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Traditional fallow systems of the Americas Proceedings

by Nolasco, R; Kass, D.C.L; Foletti, C.A; Landaverde, R; Krisnhamurthy, L; Nair, P.K.R; Latt, C.R. comps; CATIE, Turrialba (Costa Rica); Directions in Agroforestry : A Quik Appraisal Chapingo (México) 24-28 Aug 1992.
Series: Agroforestry Systems (Países Bajos).Publisher: 1993Subject(s): AGRICULTURA MIGRATORIA | SISTEMAS CON BARBECHO | CULTIVOS ANUALES | ORBIGNYA | LIPPIA | AMAZONIA | BRASIL | COSTA RICA | FALLOW SYSTEMS | ORBIGNYA | LIPPIA | AMAZONIA | BRAZIL | COSTA RICA | SYSTEME JACHERE | ORBIGNYA | LIPPIA | AMAZONIE | BRESIL | COSTA RICA In: Summary: Six neotropical traditional fallow systems are described: 1) enriched fallows of the Amazon, 2) Babassu palm (Orbignya phalerata Mart.) forests of central and northern Brazil, 3) bracating (Mimosa scabrella Benth) improved fallow of southeaster Brazil, 4) carbon negro (Mimosa tenuiflora Willd.) fallow of the wet-dry zone of Mesoamerica, 5) frijolillo (Senna guatemalensis Donn. Smith) of high-elevation zones in southern Honduras, and 6) caragra (Lippia torresii) fallow of humid zones of Costa Rica. These systems include both biologically and economically enriched fallows. Some (e.g., the enriched fallows of the Amazon) require a considerable degree of human intervention, while others (e.g., the bracatinga and carbon negro fallows) seem to form with little human encouragement, following the burn in shifting cultivation systems. Some of the systems (e.g., frijolillo and caragra) are quite site-specific and have a limited distribution; others (e.g., babassu, bracatinga, and carbon negro) occur over large areas and could be adapted to considerable areas in the Americas. As economic analyses are generally lacking, it is unclear what benefits would be achieved from a wider use of these systems. Most of the biologically enriched fallows seem able to maintain low yields of food crops at low input levels. Some of the economically enriched fallows seem able to produce higher economic returns.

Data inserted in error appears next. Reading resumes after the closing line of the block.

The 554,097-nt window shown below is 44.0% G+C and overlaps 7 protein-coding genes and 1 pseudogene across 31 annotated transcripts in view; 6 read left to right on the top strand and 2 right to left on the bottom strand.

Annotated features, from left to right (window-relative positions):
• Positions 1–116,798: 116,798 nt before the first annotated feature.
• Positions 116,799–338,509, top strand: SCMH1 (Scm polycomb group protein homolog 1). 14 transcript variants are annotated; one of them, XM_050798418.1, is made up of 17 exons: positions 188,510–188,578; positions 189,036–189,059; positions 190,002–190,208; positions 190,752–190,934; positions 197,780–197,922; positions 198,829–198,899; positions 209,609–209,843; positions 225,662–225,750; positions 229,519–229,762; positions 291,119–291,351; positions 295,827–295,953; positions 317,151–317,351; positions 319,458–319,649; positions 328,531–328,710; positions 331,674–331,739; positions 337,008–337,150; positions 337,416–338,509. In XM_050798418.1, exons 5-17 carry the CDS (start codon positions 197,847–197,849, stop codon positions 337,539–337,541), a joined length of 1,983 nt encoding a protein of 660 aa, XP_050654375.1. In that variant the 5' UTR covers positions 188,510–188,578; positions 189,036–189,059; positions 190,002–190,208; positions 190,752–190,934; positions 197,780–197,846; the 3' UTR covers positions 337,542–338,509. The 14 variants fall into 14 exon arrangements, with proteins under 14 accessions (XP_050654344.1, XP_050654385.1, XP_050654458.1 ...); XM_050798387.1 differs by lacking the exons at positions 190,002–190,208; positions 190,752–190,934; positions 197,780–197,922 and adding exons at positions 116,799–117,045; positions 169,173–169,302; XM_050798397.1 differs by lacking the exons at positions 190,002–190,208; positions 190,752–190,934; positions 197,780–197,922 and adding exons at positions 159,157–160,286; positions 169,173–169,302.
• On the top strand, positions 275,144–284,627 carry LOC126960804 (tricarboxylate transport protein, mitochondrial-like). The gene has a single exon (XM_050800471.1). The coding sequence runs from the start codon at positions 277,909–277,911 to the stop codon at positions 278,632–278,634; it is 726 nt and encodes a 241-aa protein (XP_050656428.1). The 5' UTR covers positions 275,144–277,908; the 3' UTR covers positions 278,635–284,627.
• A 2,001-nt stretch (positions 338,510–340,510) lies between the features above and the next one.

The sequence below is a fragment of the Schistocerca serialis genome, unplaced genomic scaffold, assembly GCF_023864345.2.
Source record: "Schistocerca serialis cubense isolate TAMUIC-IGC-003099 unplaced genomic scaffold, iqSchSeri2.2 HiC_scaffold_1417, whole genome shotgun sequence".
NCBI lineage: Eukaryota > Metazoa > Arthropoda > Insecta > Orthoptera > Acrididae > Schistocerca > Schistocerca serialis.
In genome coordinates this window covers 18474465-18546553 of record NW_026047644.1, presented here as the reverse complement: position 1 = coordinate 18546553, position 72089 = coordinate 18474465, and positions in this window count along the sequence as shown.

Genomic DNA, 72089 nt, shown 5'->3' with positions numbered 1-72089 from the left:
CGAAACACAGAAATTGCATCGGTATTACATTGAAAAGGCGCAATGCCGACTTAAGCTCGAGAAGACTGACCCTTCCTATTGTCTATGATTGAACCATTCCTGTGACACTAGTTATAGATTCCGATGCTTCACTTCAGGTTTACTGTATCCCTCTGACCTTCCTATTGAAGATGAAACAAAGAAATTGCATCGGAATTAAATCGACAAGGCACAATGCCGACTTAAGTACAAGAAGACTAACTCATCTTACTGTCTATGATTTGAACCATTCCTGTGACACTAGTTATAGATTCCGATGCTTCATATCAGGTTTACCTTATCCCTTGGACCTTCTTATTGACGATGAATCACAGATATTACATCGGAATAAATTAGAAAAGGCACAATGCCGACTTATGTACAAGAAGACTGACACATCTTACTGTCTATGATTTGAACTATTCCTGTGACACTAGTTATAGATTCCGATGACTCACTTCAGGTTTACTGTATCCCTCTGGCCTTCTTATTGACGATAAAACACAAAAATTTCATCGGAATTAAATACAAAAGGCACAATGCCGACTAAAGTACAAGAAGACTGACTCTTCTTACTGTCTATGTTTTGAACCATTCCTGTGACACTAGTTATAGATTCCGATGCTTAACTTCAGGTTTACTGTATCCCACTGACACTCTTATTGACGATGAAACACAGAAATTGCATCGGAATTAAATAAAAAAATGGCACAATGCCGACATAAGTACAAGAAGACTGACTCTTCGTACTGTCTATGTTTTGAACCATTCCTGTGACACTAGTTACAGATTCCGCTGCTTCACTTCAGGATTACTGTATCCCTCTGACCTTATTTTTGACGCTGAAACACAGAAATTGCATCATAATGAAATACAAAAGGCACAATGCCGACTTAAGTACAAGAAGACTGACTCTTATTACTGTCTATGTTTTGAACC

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Six neotropical traditional fallow systems are described: 1) enriched fallows of the Amazon, 2) Babassu palm (Orbignya phalerata Mart.) forests of central and northern Brazil, 3) bracating (Mimosa scabrella Benth) improved fallow of southeaster Brazil, 4) carbon negro (Mimosa tenuiflora Willd.) fallow of the wet-dry zone of Mesoamerica, 5) frijolillo (Senna guatemalensis Donn. Smith) of high-elevation zones in southern Honduras, and 6) caragra (Lippia torresii) fallow of humid zones of Costa Rica. These systems include both biologically and economically enriched fallows. Some (e.g., the enriched fallows of the Amazon) require a considerable degree of human intervention, while others (e.g., the bracatinga and carbon negro fallows) seem to form with little human encouragement, following the burn in shifting cultivation systems. Some of the systems (e.g., frijolillo and caragra) are quite site-specific and have a limited distribution; others (e.g., babassu, bracatinga, and carbon negro) occur over large areas and could be adapted to considerable areas in the Americas. As economic analyses are generally lacking, it is unclear what benefits would be achieved from a wider use of these systems. Most of the biologically enriched fallows seem able to maintain low yields of food crops at low input levels. Some of the economically enriched fallows seem able to produce higher economic returns.

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